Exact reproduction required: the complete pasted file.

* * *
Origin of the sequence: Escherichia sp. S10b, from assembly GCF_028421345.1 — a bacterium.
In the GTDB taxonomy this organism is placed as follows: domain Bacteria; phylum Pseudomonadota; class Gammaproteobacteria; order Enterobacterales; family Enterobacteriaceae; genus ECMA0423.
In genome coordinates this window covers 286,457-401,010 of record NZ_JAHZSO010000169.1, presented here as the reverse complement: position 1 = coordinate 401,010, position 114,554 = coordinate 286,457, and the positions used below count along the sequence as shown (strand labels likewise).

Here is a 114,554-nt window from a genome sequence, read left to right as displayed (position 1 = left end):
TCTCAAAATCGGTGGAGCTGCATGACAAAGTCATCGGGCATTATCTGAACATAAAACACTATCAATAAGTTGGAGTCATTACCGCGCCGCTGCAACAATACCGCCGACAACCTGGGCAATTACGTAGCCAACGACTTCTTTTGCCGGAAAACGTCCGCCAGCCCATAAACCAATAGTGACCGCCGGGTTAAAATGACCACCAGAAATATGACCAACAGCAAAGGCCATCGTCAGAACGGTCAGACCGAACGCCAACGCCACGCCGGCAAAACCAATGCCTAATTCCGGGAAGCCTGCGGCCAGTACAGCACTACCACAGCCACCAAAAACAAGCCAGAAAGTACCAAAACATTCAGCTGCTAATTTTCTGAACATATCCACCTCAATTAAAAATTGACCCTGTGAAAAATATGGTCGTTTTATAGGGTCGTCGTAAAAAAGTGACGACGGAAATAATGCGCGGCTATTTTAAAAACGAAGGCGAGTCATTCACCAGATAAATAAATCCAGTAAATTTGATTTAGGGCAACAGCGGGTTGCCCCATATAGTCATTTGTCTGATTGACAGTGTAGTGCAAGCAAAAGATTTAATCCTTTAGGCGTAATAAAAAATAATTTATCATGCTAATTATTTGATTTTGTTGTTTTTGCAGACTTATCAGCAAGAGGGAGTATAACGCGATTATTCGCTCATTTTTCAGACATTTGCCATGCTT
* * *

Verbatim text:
Origin of the sequence: Escherichia sp. S10b, from assembly GCF_028421345.1 — a bacterium.
In the GTDB taxonomy this organism is placed as follows: domain Bacteria; phylum Pseudomonadota; class Gammaproteobacteria; order Enterobacterales; family Enterobacteriaceae; genus ECMA0423.
In genome coordinates this window covers 286,457-401,010 of record NZ_JAHZSO010000169.1, presented here as the reverse complement: position 1 = coordinate 401,010, position 114,554 = coordinate 286,457, and the positions used below count along the sequence as shown (strand labels likewise).

Here is a 114,554-nt window from a genome sequence, read left to right as displayed (position 1 = left end):
TCTCAAAATCGGTGGAGCTGCATGACAAAGTCATCGGGCATTATCTGAACATAAAACACTATCAATAAGTTGGAGTCATTACCGCGCCGCTGCAACAATACCGCCGACAACCTGGGCAATTACGTAGCCAACGACTTCTTTTGCCGGAAAACGTCCGCCAGCCCATAAACCAATAGTGACCGCCGGGTTAAAATGACCACCAGAAATATGACCAACAGCAAAGGCCATCGTCAGAACGGTCAGACCGAACGCCAACGCCACGCCGGCAAAACCAATGCCTAATTCCGGGAAGCCTGCGGCCAGTACAGCACTACCACAGCCACCAAAAACAAGCCAGAAAGTACCAAAACATTCAGCTGCTAATTTTCTGAACATATCCACCTCAATTAAAAATTGACCCTGTGAAAAATATGGTCGTTTTATAGGGTCGTCGTAAAAAAGTGACGACGGAAATAATGCGCGGCTATTTTAAAAACGAAGGCGAGTCATTCACCAGATAAATAAATCCAGTAAATTTGATTTAGGGCAACAGCGGGTTGCCCCATATAGTCATTTGTCTGATTGACAGTGTAGTGCAAGCAAAAGATTTAATCCTTTAGGCGTAATAAAAAATAATTTATCATGCTAATTATTTGATTTTGTTGTTTTTGCAGACTTATCAGCAAGAGGGAGTATAACGCGATTATTCGCTCATTTTTCAGACATTTGCCATGCTT